As a parent, having a new infant can be a wonderful experience. It is fascinating to watch your infant grow and develop. Learning about infant development can help you appreciate each tiny step your baby makes. Let’s examine some ways that your baby learns. Infants learn a great deal through their senses. Here are some ways infants learn and activities that will assist the infants to reach developmental milestones: SIGHT • Tie brightly colored magazine pictures, colorful scraps of material, old costume jewelry, or pieces of plastic straws to string and hang them from a clothes hanger. Although the very young baby will not be able to reach up and grab the mobile, you will want to be very certain that everything you tie to the hanger is securely and firmly attached and has no sharp or pointed edges.

• A shiny aluminum pie pan, a crushed ball of aluminum foil, or a brightly colored piece of tissue paper crumpled into a ball and hung where it can twist in the wind.

• Put some pictures on the walls of the nursery. Mount some dried seed pods or flowers in an old box lid for the infant to see.

• One of the most interesting things for an infant to see is your face. Your face is important to the infant; it talks, smiles, and laughs. When the infant smiles, your face smiles back, and when the infant gurgles and coos, you coo back. With these pleasurable experiences, your baby learns he or she is loved and enjoyed.

• Have something for infants to watch while you’re changing or dressing them. A small mirror near the dressing table is fun for the baby to look at.

• Routinely play games with your infant, when she’s in a playful mood, while you’re changing her, or after she’s been fed. Peek-a-boo is a favorite for babies.

All infants are different and each one will act in a different way, if your baby is smiling and watching you to see what will come next, she is most likely having fun and wants more. Follow your infant’s cues and she will tell you what she likes and doesn’t like. If she fusses, cries, or seems restless, then you know she has had enough and it’s time to stop.


Every time infants hear a sound, they are learning, and because they enjoy hearing new sounds and interesting things, they want to learn more and more about their world.

• Sing to your infant-even if you can’t sing a note, he will be delighted and impressed with your ability as you sing nursery songs while you change or dress him.

• When your baby makes sounds, play with these sounds.

For example, when he make a sound, a coo, gurgle or squeal-make it back to him. When he hears you repeating the sound he’s made, he will make other sounds and soon you’ll have a conversation going.

• Rattle some plastic keys by your infant’s ears; give a safe rattle to hold on to.

• Hang a set of bells or a wind chime in the doorway.

• Take your infant with you around the house as you work, clean, or interact with other family members. Let your infant see and hear the sounds in her environment.


Around three months of age, infants will be able to focus their eyes and will begin to use their hands to reach, touch and grasp the things they see. From this point on, your baby will be very active, and will want many more things to play with. Infants need toys they can feel such as:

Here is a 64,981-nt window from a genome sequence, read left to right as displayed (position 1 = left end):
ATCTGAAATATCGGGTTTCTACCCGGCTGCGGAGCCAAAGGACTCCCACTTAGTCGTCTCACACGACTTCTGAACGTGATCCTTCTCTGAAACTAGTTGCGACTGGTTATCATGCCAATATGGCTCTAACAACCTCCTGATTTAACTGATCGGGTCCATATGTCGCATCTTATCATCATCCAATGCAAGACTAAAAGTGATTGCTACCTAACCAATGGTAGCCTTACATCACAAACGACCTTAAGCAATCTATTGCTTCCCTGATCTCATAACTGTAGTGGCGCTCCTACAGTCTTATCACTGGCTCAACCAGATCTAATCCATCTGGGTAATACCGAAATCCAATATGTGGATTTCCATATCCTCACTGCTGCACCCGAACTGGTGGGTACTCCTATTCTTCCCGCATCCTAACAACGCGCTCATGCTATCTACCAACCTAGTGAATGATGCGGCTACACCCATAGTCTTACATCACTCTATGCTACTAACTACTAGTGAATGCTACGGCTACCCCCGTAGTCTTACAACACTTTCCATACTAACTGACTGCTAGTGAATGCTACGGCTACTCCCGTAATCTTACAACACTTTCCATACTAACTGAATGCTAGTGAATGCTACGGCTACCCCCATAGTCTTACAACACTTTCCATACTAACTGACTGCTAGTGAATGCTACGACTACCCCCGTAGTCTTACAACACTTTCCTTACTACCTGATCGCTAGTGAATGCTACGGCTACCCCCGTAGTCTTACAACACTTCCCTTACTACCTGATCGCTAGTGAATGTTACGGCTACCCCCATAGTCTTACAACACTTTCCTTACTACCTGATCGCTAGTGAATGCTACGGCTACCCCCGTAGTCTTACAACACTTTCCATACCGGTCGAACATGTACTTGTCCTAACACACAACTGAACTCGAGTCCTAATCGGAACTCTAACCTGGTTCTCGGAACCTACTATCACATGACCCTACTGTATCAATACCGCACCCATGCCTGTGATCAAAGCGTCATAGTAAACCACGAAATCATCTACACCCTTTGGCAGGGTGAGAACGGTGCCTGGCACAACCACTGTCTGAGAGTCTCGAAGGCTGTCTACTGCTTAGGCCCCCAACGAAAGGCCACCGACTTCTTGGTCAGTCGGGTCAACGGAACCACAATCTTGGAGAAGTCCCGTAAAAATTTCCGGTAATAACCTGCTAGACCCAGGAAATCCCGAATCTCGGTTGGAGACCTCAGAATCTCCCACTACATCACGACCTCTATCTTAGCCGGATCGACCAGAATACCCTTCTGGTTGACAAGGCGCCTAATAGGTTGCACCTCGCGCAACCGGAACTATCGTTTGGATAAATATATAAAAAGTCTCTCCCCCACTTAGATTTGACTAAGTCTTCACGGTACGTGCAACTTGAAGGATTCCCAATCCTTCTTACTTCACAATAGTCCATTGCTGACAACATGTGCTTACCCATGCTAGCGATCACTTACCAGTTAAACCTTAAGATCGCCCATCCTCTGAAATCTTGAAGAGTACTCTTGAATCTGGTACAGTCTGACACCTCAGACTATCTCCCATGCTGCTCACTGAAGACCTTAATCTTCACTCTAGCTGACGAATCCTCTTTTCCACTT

• strings of plastic beads

• rattles

• floating bath toys

• bells

• toys they can shake, push and pull

• toys they can finger, hold, touch and drop.

As infants feel, mouth, touch their toys they learn, and if they can make the toy do something; they begin to learn that they are important in their world because they can make something happen.


• Make a cradle gym out of empty thread spools, plastic bracelets and other nice-to-pull objects, suspended securely on elastic across the crib…When the infant pulls the objects, the string stretches, and when the infant lets go, they bounce back.

• Find playthings that are safe and of different textures like - soft, smooth, rough, bumpy or fuzzy.

• Make a cloth ball by stuffing an old towel or scrap fabric with nylon stockings and sewing it together into a round shape.

• Tie some netting together to form a puff ball and watch your baby experiment while playing with this ‘prickly’ toy.

The best thing your infants can touch and feel is you. The warmth of your body as you hold her, your soft skin or dress, the rhythm of your body as you rock or walk, these are the things your baby needs to feel, and the things she learns from.


Infants begin developing taste around 9 weeks of pregnancy when tiny taste buds form on his mouth and tongue. He can taste when you are eating foods that are sweet, savory, or spicy. Your infant will grow to like foods he gets used to, therefore try to introduce the infant to foods with various tastes and textures. Follow your pediatrician’s guidelines in introducing new foods.

As you have experienced, your baby will put everything in his mouth. That’s because babies use their mouth as a way of exploring, learning, and making sense of the world around him. They learn about different tastes and textures of both food and nonfood. Because babies will put anything in their mouth you need to be vigilant in keeping the environment around the baby free from any small, sharp, and dirty things that could cause harm.


• you can help him learn by offering age-appropriate and interesting toys to explore with his mouth.

• Toys with different textures

• toys that have interesting colors

• Toys with lights

• Toys that make noises

• Introduce baby to foods with different textures and tastes

A baby eventually stops using his mouth and taste buds in this way. By the time he's 12 to 18 months old, he uses his mouth less to explore and make sense of objects.